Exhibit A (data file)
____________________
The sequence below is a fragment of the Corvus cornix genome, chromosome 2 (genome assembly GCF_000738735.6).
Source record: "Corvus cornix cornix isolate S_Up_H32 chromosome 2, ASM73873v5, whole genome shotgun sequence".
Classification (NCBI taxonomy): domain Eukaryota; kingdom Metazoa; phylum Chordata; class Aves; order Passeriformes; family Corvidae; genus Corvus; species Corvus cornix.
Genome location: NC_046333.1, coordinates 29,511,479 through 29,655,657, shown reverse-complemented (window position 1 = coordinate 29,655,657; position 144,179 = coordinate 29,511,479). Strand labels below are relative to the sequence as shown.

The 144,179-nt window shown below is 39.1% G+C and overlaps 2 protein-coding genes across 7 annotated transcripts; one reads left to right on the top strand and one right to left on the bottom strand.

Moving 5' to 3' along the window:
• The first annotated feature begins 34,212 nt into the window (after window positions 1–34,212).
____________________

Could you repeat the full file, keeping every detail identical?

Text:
The sequence below is a fragment of the Corvus cornix genome, chromosome 2 (genome assembly GCF_000738735.6).
Source record: "Corvus cornix cornix isolate S_Up_H32 chromosome 2, ASM73873v5, whole genome shotgun sequence".
Classification (NCBI taxonomy): domain Eukaryota; kingdom Metazoa; phylum Chordata; class Aves; order Passeriformes; family Corvidae; genus Corvus; species Corvus cornix.
Genome location: NC_046333.1, coordinates 29,511,479 through 29,655,657, shown reverse-complemented (window position 1 = coordinate 29,655,657; position 144,179 = coordinate 29,511,479). Strand labels below are relative to the sequence as shown.

The 144,179-nt window shown below is 39.1% G+C and overlaps 2 protein-coding genes across 7 annotated transcripts; one reads left to right on the top strand and one right to left on the bottom strand.

Moving 5' to 3' along the window:
• The first annotated feature begins 34,212 nt into the window (after window positions 1–34,212).